Also, late in the summer, Ahmad Pender, Jr. chose to transfer from Central State University in Ohio. Ahmad is David’s cousin, one year older, and also graduated high school from Harlan Community Academy. Pender, Jr. was not given much of an opportunity to play basketball at Central State, but he was definitely a premier player at UW-Washington County. Possessing astounding leaping ability, Ahmad provided the fans with some of the most spectacular dunks in the history of our university. He excelled at athletic moves to the basket and was by far the Wildcats most efficient scorer, connecting on over 67% of his 2-point shots. Like his teammates, Pender Jr. wanted this championship very much and he became especially vocal at the Final Four. He also played terrific basketball, challenging much taller players inside and converting on 9 of his 10 shots over the last two games. Prone to foul trouble, Ahmad played only 17 minutes in one of the last two games, and 14 minutes in the other, but the significant quality of his minutes were immeasurable. Ahmad was selected all-conference for the season scoring 13.1 and adding 5 rebounds per game. He will be transferring back to a 4-year school next year.
The Wildcats team received a special bonus when Tariq Frett arrived from Wekiva, Florida, at the beginning of the school year. Tariq had taken a year off from college to attend to a sick relative, and was looking for an opportunity to experience college basketball and receive UW academics. Like many other members of the Wildcats team, Tariq is a very religious young man and comes from a wonderful caring family background. Frett has spent a lot of time in Florida and Wisconsin talking about basketball and life with the younger generation, especially with children who are experiencing poverty. On the basketball court, Tariq was nearly unstoppable driving to the basket using elusive and powerful moves. He was an outstanding teammate and very versatile, playing virtually every position on the floor, whatever the Wildcats needed at the time.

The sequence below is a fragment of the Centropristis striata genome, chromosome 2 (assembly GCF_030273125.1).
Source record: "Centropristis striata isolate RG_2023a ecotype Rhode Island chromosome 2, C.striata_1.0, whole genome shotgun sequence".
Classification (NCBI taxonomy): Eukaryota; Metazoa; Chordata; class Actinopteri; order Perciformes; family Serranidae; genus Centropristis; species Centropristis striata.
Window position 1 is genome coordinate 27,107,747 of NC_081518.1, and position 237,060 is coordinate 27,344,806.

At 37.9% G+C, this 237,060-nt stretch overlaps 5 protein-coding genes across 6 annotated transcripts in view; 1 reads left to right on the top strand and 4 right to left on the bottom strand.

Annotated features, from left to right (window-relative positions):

Together, these Wildcats players accomplished great things this season, but each of them is destined to accomplish much greater things throughout their lives. Although winning games and championships is always a common goal of every team, at the University of Wisconsin – Washington County we realize that the most important experiences that our players have are the times they share together on and off the court, and the bonding relationships that they make for a lifetime. These young men will all graduate from college in the future and lead happy successful lives. Among their multitude of great memories they will have throughout their lives, they will always hold a special place in their hearts for the university they attended and team that they played on.